'Prime mover' in 'cash-for-crash' fraud gang on the run after fleeing court


A "prime mover" in a gang involved in a crash-for-cash fraud that police believe attempted to swindle as much as £5.6 million through bogus or inflated insurance claims has gone on the run after fleeing from court.

Samoon Baryali, 39, was one of six men due to be sentenced at London's Isleworth Crown Court over a 2013 plot which saw them set up a deliberate road shunt in a car rigged with cameras and microphones by an undercover Metropolitan Police officer who infiltrated their group.

But Baryali, from Barnet in north London, disappeared just before Judge Simon David was due to hand down sentences, and was jailed for five and a half years in his absence for three counts of conspiracy to defraud. A warrant has been issued for the arrest of the father of four.

The court heard Scotland Yard sent the undercover officer to infiltrate the group, posing as a man in need of work, in the summer of 2013.

He became embroiled in a scheme where his Ford Mondeo was deliberately crashed into a third-party vehicle on a London road, using a "decoy" car which braked heavily in front of his, causing it to do the same and send the innocent party - in this case a woman - crashing into the back of him, making her liable for blame.

The gang then made exaggerated or totally false insurance claims for damage to the car, plus personal injury claims for people who were not even in the car. Had it succeeded it would have led to a payout of around £30,000.

The court heard that the men's driving was skilled but so dangerous that the undercover officer, who was in the back of the Mondeo, considered pulling the plug on the operation through safety fears for other road users.

Judge Davis, sentencing the six men, said: "This type of offence is prevalent. This was, in my view, a sophisticated, professional and planned criminal enterprise. It was dishonestly run in each of its departments. The evidence demonstrates that it is highly lucrative."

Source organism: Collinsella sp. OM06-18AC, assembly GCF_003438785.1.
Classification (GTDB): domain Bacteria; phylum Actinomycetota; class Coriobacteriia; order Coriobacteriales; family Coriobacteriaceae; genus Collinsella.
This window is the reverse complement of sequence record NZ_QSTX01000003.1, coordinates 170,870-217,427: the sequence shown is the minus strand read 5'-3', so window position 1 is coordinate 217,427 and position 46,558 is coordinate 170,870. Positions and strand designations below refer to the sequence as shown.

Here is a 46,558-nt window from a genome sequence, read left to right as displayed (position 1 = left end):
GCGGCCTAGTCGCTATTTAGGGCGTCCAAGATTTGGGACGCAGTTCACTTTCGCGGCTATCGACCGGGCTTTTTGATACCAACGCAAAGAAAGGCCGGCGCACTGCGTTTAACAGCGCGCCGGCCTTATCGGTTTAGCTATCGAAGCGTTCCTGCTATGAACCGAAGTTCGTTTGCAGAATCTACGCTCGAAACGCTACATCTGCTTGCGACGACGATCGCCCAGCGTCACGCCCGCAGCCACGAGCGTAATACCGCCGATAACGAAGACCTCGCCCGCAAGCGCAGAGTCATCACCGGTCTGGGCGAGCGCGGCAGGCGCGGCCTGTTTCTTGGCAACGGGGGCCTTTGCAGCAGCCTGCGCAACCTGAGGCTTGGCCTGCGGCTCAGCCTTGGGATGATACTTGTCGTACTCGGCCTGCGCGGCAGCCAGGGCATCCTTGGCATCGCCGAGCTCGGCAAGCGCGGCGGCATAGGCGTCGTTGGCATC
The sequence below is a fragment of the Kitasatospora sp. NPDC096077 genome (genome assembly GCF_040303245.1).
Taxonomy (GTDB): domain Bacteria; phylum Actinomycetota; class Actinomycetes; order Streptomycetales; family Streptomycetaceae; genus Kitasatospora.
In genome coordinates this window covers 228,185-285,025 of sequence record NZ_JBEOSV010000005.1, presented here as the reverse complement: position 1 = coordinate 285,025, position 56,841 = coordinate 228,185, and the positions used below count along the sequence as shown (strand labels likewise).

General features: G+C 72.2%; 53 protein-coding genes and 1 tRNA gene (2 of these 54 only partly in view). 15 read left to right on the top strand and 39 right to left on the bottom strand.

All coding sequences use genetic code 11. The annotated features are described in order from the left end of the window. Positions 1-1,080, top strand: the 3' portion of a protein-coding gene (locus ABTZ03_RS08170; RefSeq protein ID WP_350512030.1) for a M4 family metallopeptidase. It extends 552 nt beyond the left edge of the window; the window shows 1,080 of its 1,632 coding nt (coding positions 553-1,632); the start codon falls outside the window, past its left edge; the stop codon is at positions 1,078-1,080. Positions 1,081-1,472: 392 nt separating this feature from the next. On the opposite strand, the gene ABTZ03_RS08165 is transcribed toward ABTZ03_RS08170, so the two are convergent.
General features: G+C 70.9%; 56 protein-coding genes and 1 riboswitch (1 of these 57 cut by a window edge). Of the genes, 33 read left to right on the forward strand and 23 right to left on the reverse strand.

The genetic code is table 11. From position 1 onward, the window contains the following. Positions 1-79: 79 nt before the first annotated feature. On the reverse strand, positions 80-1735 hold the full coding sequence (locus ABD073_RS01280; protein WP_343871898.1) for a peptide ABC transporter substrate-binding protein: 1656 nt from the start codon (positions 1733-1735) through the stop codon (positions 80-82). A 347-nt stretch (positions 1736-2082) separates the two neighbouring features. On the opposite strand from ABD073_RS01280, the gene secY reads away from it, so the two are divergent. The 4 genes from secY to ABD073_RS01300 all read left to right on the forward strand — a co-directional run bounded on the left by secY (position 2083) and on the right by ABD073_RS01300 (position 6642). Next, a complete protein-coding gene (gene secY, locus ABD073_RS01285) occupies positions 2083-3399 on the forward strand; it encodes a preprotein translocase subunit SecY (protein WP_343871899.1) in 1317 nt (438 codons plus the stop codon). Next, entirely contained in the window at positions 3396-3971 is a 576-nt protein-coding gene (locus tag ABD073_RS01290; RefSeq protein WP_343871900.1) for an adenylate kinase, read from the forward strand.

Scotland Yard said previously the gang operated a claims management company called Herald Claims Limited from an office block in north London, where fraudulent or inflated insurance claims would be submitted following crash-for-cash collisions, which had been orchestrated by the gang.

Detectives said the investigation identified that the gang would recruit car owners who would be willing to hand over their cars to be deliberately crashed into - commonly referred to as the stooge vehicle. Police believe the company made claims totalling £5.6 million.

The court heard today that Baryali was the decoy driver and was sentenced for three counts of conspiracy to defraud over his role in the Mondeo crash, a second days later involving another car, and for filing other bogus insurance claims worth £111,000.

His younger brother Mohammed Samoon, 28, also of Barnet, was jailed for three years for conspiracy to defraud over the fake insurance claims.

Jalid Hanadzai, 24, an Afghan former asylum seeker described in court as a "professional" driver, was driving the Mondeo and the Peugeot in the second crash, and was jailed for 24 months in total for two counts of conspiracy to defraud.

Afaq Anjem, from Salford, Greater Manchester, a director of Alpha Legal Associates, which processed the bogus Mondeo crash claim, was jailed for two years for one count of conspiracy to defraud.

Yousaf Haider, 45, of Newham in east London, who acted as a middleman and claim holder, was sentenced to two years in prison suspended for two years for the same offence.

Bangladeshi Mohammad Miah 38, from Hounslow, who acted as a go-between for Baryali and the undercover detective, was sentenced to 21 months suspended for two years for the same offence.